Hufenfa’r Castell, Harlech
One of Gwynedd’s best-kept secrets stands near the entrance to Harlech Castle. One way to find it is to climb one of the steepest streets in the world - or alternatively, park your car at the top of Pen Llech! Either way, what will definitely make your day is to find the shortest of queues at Capel Dŵr. That’s where you’ll find ice cream parlour Hufenfa'r Castell (Castle Creamery) – a teeny-tiny yet mighty pleasure palace! If former neighbour and castle resident Owain Glyndŵr were alive today, he’d go for a massive cone of local flavours. You see, not only do owners Melissa and Eddie use milk and cream from Llaethdy Llŷn, but they also invite locals to swap produce from their gardens for (you guessed it!) free ice cream. And contribute they do, in abundance each year, to award-winning creations by the passionate team. The gooseberry is to die for, as are the rhubarb, elderflower, and damson, all available during the summer season. The ‘llus’ is also a must-try as is the blackcurrant. But for a total taste sensation, plump for the mind-blowing ‘sea buckthorn’. These native orange berries, collected along the Wales Coast Path, are a must on Welsh foodies’ ‘bucket list’ of flavours.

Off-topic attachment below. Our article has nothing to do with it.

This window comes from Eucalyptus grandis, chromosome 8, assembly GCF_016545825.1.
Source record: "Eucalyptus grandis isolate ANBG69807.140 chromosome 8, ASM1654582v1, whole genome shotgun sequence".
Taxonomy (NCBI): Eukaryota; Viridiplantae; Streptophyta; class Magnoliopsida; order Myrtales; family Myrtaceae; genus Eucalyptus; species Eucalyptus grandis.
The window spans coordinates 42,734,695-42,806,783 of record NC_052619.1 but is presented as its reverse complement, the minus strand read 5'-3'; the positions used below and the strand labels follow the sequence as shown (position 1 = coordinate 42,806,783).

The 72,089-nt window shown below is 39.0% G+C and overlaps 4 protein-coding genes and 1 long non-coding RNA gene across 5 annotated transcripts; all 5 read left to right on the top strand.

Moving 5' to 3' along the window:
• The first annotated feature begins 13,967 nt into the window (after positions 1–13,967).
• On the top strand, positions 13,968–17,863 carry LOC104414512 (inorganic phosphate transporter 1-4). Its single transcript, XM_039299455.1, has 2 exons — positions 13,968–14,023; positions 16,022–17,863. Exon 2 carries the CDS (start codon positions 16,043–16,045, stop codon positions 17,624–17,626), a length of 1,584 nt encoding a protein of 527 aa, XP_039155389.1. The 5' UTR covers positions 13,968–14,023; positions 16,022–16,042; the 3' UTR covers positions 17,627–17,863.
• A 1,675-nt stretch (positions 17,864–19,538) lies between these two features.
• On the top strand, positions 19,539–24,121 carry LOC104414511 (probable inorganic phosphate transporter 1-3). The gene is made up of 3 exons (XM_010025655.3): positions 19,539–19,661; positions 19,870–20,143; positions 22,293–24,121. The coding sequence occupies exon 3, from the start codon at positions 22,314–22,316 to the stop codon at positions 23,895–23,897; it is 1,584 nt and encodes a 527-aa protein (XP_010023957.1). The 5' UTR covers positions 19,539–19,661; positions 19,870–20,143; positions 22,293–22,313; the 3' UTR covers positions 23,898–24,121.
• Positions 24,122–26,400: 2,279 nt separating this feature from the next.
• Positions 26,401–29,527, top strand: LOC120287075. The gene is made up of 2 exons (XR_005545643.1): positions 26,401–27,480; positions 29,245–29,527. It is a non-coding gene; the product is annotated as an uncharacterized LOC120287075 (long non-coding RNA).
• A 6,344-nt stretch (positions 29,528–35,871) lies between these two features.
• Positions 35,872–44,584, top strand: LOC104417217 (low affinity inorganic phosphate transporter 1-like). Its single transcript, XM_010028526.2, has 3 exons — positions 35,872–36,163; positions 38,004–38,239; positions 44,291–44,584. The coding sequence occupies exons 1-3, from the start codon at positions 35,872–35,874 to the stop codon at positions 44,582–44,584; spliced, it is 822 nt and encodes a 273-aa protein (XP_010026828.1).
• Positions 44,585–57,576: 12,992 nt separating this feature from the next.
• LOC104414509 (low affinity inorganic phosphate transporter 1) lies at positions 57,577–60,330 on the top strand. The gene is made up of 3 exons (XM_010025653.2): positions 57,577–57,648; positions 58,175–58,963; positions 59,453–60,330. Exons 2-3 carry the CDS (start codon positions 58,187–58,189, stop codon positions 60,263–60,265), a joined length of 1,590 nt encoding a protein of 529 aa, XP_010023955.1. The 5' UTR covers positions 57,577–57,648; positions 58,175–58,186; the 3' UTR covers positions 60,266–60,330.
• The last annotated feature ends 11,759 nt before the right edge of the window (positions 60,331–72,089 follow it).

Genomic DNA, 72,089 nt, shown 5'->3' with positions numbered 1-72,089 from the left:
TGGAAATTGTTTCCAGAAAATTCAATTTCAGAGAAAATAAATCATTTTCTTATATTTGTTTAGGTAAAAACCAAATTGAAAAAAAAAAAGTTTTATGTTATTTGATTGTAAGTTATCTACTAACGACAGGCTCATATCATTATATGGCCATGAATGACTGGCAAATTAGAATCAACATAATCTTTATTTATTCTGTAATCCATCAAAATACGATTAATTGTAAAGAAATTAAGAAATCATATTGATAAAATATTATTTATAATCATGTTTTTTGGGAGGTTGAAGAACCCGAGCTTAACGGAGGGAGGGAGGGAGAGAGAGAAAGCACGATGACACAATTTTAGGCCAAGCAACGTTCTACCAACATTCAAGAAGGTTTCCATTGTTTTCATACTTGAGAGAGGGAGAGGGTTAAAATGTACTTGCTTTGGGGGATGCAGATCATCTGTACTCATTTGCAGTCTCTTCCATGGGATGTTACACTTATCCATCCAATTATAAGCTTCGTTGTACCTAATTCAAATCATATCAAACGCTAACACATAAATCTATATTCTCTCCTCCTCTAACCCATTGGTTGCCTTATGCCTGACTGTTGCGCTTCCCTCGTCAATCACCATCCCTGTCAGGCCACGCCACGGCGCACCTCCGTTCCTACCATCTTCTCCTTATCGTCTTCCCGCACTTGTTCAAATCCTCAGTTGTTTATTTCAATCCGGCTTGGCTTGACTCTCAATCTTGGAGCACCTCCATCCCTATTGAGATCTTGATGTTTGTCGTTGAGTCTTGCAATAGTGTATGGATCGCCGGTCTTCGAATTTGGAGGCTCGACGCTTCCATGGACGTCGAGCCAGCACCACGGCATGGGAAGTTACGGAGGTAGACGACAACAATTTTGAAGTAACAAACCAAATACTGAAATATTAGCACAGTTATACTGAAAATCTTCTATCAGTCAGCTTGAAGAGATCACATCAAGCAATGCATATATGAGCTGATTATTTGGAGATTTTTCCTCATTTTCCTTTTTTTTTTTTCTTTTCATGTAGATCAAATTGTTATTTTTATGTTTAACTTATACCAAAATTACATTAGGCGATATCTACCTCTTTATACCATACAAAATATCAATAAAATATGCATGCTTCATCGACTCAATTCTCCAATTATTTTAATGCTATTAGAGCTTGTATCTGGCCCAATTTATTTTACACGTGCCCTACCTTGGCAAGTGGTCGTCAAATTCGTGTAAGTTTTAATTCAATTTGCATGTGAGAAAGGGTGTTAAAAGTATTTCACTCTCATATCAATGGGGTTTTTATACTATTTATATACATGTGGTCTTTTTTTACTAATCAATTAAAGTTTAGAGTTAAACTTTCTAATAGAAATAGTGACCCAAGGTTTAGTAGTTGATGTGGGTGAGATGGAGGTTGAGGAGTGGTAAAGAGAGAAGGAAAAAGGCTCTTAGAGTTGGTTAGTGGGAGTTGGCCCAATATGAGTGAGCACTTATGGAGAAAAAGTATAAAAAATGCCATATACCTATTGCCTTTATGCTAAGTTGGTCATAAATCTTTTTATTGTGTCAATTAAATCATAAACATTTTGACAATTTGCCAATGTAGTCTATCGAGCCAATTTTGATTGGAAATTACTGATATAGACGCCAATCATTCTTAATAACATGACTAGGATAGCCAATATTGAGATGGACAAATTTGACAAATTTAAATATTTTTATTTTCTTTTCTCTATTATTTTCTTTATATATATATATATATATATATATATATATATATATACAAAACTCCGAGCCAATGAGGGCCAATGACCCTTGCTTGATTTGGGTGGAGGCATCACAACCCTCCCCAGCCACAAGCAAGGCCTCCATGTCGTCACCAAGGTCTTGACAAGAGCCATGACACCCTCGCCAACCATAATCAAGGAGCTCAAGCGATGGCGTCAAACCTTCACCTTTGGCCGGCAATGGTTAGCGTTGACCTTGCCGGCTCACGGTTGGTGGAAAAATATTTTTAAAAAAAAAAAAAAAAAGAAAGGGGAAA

Welsh milkshake huts
It’s not only ice cream that cools you down on a hot summer’s day; consider the growing number of milk and milkshake vending machines that are popping up all over Wales. On a recent trip to Ceredigion I came face to face with a freshly poured ‘ysgytlaeth ffrwchnedd’ (banana milkshake), at the Teulu Jenkins Family Milk stand at Athro Lounge. There may have* been a squeal of sheer delight on my part (*there definitely was) reminiscent of a meet-cute between a toddler and a McFlurry. What a revelation. And that was even before I tasted the heavenly concoction!
After that, I noticed these Welsh wonders everywhere; keep a look out for other milk stands, like Gwarffynnon (Lampeter and Llwynycelyn), Llaethdy Llwyn y Banc (Llanrhaeadr, near Denbigh) and the Stand Laeth (Abergorlech, Carmarthenshire) to name but a few. Fair warning; you may have to introduce a daily milkshake quota. After all, it beats boring old water!